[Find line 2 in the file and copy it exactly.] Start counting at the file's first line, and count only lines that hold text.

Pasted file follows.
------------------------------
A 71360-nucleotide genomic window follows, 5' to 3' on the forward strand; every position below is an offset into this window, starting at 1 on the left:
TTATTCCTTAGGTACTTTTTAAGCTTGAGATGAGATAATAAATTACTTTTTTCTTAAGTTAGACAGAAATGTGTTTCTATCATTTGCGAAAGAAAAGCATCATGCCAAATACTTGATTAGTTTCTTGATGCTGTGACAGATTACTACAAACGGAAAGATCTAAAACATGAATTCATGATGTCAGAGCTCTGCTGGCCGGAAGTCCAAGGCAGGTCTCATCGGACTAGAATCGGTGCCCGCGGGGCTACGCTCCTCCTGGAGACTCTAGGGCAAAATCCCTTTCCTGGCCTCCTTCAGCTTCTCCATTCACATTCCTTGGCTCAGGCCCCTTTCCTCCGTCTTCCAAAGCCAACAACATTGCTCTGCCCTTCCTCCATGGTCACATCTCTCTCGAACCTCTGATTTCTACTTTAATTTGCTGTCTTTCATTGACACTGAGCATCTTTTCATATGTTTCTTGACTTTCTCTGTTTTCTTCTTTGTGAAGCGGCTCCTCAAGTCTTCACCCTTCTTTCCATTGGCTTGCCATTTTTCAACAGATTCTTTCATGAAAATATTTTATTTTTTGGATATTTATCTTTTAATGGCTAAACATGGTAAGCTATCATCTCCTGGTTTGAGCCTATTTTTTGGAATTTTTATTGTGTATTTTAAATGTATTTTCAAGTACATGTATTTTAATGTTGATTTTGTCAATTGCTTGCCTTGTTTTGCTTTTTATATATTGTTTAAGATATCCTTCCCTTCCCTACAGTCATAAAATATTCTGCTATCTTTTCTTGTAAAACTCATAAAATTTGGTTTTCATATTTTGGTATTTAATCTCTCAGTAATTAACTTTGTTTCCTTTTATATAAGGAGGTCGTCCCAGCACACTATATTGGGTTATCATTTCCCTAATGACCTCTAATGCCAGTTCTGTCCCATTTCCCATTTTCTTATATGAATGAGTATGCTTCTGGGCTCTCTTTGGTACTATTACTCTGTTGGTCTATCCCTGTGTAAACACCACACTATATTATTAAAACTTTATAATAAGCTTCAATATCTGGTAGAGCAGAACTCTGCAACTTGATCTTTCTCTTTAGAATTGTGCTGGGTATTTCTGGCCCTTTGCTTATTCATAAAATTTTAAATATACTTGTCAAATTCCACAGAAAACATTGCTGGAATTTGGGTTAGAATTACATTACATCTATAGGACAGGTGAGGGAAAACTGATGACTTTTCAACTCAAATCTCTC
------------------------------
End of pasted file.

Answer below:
TTATTCCTTAGGTACTTTTTAAGCTTGAGATGAGATAATAAATTACTTTTTTCTTAAGTTAGACAGAAATGTGTTTCTATCATTTGCGAAAGAAAAGCATCATGCCAAATACTTGATTAGTTTCTTGATGCTGTGACAGATTACTACAAACGGAAAGATCTAAAACATGAATTCATGATGTCAGAGCTCTGCTGGCCGGAAGTCCAAGGCAGGTCTCATCGGACTAGAATCGGTGCCCGCGGGGCTACGCTCCTCCTGGAGACTCTAGGGCAAAATCCCTTTCCTGGCCTCCTTCAGCTTCTCCATTCACATTCCTTGGCTCAGGCCCCTTTCCTCCGTCTTCCAAAGCCAACAACATTGCTCTGCCCTTCCTCCATGGTCACATCTCTCTCGAACCTCTGATTTCTACTTTAATTTGCTGTCTTTCATTGACACTGAGCATCTTTTCATATGTTTCTTGACTTTCTCTGTTTTCTTCTTTGTGAAGCGGCTCCTCAAGTCTTCACCCTTCTTTCCATTGGCTTGCCATTTTTCAACAGATTCTTTCATGAAAATATTTTATTTTTTGGATATTTATCTTTTAATGGCTAAACATGGTAAGCTATCATCTCCTGGTTTGAGCCTATTTTTTGGAATTTTTATTGTGTATTTTAAATGTATTTTCAAGTACATGTATTTTAATGTTGATTTTGTCAATTGCTTGCCTTGTTTTGCTTTTTATATATTGTTTAAGATATCCTTCCCTTCCCTACAGTCATAAAATATTCTGCTATCTTTTCTTGTAAAACTCATAAAATTTGGTTTTCATATTTTGGTATTTAATCTCTCAGTAATTAACTTTGTTTCCTTTTATATAAGGAGGTCGTCCCAGCACACTATATTGGGTTATCATTTCCCTAATGACCTCTAATGCCAGTTCTGTCCCATTTCCCATTTTCTTATATGAATGAGTATGCTTCTGGGCTCTCTTTGGTACTATTACTCTGTTGGTCTATCCCTGTGTAAACACCACACTATATTATTAAAACTTTATAATAAGCTTCAATATCTGGTAGAGCAGAACTCTGCAACTTGATCTTTCTCTTTAGAATTGTGCTGGGTATTTCTGGCCCTTTGCTTATTCATAAAATTTTAAATATACTTGTCAAATTCCACAGAAAACATTGCTGGAATTTGGGTTAGAATTACATTACATCTATAGGACAGGTGAGGGAAAACTGATGACTTTTCAACTCAAATCTCTC